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Wednesday, November 5, 2014

Strategic CSR - Corporations

The article in the url below is an interesting survey of the state of CSR today – where we have been and, possibly, where we are going. In the process, it poses the following question:
“Is it na├»ve to expect corporations to assist in addressing the social, economic and environmental challenges of the day?”
There are two points the author makes, in particular, that I want to highlight. First, is the idea that the executives who lead the corporations of the past:
“… served not just stockholders, but also workers, customers and the community.”
The implication reinforced throughout the article is that executives today serve only stockholders. It is frustrating continually to see such complex ideas presented so simplistically. I understand the constraints of space that newspaper journalists face, but that does not seem to be the main driver behind the problem. In general, we like to see the world as a series of dichotomies, rather than the continua that are all around us. Businesses today operate within a series of stakeholder relationships. They do not choose this; it is simply the way that it is. Now, they can certainly prioritize the interests of one group over another, but it is not true to say that executives only care about stockholders. It is impossible to run a business that way. An overly simplistic representation of this when discussing CSR prevents the more important discussion around stakeholder prioritization, which is the true challenge that executives face. In fact, you could argue that the main job of executives today is to manage among competing stakeholder interests to allocate scarce resources in the best interests of the firm.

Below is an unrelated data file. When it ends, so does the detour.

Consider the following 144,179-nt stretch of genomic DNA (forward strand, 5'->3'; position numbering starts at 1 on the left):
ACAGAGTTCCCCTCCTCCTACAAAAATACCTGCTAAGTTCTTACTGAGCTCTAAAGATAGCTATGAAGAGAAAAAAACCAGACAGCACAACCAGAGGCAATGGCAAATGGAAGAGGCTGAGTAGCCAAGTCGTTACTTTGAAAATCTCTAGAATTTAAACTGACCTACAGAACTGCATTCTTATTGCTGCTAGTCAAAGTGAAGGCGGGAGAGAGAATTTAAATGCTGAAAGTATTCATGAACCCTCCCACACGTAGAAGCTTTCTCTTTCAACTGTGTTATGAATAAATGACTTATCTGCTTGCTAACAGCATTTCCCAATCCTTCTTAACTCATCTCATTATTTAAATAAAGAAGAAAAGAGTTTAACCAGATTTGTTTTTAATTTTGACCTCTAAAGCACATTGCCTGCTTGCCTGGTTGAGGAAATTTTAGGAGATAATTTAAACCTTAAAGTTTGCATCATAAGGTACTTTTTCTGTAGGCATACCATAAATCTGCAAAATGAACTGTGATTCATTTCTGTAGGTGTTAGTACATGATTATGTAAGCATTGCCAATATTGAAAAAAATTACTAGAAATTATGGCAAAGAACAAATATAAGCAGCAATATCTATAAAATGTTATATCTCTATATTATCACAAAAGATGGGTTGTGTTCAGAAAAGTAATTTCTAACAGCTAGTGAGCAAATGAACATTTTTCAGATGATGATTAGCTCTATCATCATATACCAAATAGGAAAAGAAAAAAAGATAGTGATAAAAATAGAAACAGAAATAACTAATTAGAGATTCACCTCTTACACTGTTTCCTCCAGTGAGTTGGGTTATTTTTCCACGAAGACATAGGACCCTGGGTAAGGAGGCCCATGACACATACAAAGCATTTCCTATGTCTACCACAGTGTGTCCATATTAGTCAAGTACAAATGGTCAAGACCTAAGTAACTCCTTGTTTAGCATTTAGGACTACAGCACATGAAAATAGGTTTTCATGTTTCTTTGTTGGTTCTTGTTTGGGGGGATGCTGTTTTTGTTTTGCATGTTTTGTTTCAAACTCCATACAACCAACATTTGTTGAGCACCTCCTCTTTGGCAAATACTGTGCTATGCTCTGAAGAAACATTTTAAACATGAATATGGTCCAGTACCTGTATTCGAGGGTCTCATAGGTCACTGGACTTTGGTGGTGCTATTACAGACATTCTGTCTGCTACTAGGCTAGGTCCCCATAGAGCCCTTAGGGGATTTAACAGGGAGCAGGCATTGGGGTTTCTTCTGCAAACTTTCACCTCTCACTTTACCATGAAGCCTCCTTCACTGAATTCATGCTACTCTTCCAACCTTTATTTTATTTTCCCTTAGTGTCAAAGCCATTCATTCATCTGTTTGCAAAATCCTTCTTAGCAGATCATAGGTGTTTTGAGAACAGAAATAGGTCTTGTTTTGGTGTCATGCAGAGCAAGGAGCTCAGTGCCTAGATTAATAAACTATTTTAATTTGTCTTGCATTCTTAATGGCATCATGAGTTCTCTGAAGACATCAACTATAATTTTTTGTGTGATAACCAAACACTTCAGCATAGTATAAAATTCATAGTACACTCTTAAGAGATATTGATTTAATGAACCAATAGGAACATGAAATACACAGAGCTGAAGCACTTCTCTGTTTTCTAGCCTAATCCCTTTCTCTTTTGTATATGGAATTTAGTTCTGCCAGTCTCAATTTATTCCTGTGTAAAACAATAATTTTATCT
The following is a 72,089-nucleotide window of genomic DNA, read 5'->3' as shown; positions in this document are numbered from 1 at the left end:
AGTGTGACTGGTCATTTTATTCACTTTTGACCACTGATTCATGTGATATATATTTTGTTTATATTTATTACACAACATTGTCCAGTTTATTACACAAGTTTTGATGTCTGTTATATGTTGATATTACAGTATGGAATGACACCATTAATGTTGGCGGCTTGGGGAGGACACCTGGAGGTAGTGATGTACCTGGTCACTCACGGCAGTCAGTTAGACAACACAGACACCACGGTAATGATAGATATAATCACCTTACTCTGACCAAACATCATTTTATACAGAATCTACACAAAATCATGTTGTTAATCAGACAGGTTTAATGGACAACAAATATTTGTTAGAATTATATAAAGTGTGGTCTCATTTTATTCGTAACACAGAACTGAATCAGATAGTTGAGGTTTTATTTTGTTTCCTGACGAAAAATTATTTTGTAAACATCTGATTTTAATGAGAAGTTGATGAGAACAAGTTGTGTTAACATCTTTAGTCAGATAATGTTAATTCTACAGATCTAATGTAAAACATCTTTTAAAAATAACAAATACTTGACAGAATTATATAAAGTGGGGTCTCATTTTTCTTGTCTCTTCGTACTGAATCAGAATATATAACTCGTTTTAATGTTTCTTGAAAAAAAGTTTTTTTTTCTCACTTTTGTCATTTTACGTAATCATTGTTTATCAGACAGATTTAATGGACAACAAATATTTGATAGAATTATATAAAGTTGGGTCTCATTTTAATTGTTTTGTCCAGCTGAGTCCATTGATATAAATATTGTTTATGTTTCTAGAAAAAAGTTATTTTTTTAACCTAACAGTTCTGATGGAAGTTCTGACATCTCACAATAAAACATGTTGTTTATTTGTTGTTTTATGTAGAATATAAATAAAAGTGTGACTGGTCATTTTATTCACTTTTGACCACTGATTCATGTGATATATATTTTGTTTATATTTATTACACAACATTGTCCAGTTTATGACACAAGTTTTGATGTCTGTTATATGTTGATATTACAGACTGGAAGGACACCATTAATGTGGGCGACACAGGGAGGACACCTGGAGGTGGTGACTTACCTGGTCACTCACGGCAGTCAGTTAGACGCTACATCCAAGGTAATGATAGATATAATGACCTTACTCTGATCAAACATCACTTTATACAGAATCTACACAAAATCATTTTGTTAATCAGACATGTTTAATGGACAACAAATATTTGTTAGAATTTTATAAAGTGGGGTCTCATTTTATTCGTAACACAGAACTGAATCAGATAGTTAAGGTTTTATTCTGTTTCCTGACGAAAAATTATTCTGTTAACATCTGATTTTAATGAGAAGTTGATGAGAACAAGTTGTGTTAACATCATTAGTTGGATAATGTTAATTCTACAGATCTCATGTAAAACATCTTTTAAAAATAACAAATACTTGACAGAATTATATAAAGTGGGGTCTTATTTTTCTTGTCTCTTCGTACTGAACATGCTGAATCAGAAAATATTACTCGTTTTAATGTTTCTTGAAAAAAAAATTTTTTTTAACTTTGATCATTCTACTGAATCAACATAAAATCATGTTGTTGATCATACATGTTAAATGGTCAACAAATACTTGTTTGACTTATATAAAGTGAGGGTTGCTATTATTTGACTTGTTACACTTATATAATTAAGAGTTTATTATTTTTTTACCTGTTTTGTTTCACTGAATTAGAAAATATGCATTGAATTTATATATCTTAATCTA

Second, the author concludes that, due to the narrow, distorted perspective of businesses today:
“Elected governments are certainly imperfect. But to address our most intractable ills, they are the better tool.”
As someone who has been thinking about CSR for many years (so is well aware of the many ways in which for-profit firms both create and destroy value, broadly defined), I think this statement is ludicrous. A strong and active government is clearly a vital component of a functioning democratic system. But, anyone who pins their hope for social progress primarily on government agencies and, heaven forbid, elected politicians, has just not been paying attention over the past few decades. No-one makes this point more effectively than Milton Friedman, in an interview on The Donahue Show in 1979 (, which I show in my class and should be, I think, compulsory viewing for all business students:
“The great achievements of civilization have not come from government bureaus. Einstein didn’t construct his theory under order from a bureaucrat. Henry Ford didn’t revolutionize the automobile industry that way. In the only cases in which the masses have escaped from [grinding poverty], the only cases in recorded history, is where they have had capitalism and largely free trade. If you want to know where the masses are worst off, it is exactly in the kinds the societies that depart from that. So the record of history is absolutely crystal clear, that there is no alternative way so far discovered of improving the lot of the ordinary people that can hold a candle to the productive activities that are unleashed by a free enterprise system.”
Take care
David Chandler & Bill Werther
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Motivating Corporations to do Good
By Eduardo Porter
July 15, 2014
The New York Times
Late Edition – Final